How Cross-Race Misidentification Leads To Wrongful Convictions


Cross-race misidentifications accounted for 40 percent of the first 179 cases analyzed in which people were exonerated of their crimes through DNA evidence, says an Innocence Project finding reported by the Pittsburgh Post-Gazette. Ronald Cotton, a black man misidentified in a rape case, said that he and the man who eventually was convicted don’t look anything alike, “But about 90 percent of white people think all black people look alike. It’s sad but it’s true.”

While most experts believe that the cross-race effect is a natural part of human development, that doesn’t make it any less of a problem in the criminal justice system, says Christian Meissner of the National Science Foundation. U.S. courts rely more heavily on eyewitness identifications to convict defendants than in several other nations, he said, and “we also know that whites are overrepresented as victims and witnesses and blacks are overrepresented as defendants” in criminal cases. While racial prejudice is not the driving force in our struggle to recognize faces outside our own group, the cross-race phenomenon “is often the start of a process that leads to wrongful conviction,” he said. “What happens is, a witness identifies a suspect. The suspect then becomes the culprit. The police stop gathering information on any other possible suspects. Then, the officer goes to a forensic scientist and says, ‘I have a suspect; I know it’s my guy, but I need the evidence to go with it.’ And finally, he has the suspect come in and he interrogates him in ways that too often lead to a false confession.”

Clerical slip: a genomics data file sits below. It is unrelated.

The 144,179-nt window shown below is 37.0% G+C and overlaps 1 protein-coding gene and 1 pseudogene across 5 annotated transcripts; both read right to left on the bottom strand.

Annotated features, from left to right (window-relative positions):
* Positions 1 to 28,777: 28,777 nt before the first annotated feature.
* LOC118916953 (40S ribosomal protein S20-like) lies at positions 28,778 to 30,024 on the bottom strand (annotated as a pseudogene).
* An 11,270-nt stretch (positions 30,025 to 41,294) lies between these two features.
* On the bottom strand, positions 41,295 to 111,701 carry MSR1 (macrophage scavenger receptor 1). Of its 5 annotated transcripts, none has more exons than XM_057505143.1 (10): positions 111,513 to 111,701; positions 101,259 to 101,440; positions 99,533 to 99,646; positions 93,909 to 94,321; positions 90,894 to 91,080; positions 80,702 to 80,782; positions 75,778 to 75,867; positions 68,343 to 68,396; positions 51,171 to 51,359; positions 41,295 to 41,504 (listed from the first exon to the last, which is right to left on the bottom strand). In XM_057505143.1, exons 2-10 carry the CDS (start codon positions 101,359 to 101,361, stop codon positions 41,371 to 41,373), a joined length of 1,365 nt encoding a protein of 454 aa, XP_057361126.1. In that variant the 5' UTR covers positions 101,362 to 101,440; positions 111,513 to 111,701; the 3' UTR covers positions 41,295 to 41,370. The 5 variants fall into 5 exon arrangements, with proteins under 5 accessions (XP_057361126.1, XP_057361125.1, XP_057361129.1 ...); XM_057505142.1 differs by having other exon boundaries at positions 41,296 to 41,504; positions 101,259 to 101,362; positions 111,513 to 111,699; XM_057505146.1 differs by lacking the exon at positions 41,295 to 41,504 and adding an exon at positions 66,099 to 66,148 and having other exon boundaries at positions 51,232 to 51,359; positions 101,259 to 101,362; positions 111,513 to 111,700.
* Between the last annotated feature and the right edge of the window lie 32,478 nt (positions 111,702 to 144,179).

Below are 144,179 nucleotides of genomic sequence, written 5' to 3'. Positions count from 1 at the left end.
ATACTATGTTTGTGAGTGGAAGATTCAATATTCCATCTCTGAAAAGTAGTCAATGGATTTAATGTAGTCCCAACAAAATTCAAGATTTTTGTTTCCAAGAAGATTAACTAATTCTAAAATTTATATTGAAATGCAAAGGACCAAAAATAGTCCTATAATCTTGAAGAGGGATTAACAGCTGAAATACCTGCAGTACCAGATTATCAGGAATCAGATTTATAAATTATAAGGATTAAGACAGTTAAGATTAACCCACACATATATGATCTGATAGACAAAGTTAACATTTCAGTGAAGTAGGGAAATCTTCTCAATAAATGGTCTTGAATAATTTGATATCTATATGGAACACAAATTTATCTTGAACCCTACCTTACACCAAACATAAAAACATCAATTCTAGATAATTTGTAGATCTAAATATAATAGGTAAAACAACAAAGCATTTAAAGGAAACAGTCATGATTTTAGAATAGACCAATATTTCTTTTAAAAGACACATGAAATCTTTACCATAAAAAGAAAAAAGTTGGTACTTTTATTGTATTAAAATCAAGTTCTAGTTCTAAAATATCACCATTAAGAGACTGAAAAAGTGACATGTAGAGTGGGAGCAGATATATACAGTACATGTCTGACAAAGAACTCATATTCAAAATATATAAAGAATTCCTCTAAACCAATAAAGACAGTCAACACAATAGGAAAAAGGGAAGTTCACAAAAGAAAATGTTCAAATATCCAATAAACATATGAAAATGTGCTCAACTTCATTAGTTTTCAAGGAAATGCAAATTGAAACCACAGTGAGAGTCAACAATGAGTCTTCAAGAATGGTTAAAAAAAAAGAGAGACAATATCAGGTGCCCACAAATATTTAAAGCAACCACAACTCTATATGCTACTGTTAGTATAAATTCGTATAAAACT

Comments are closed.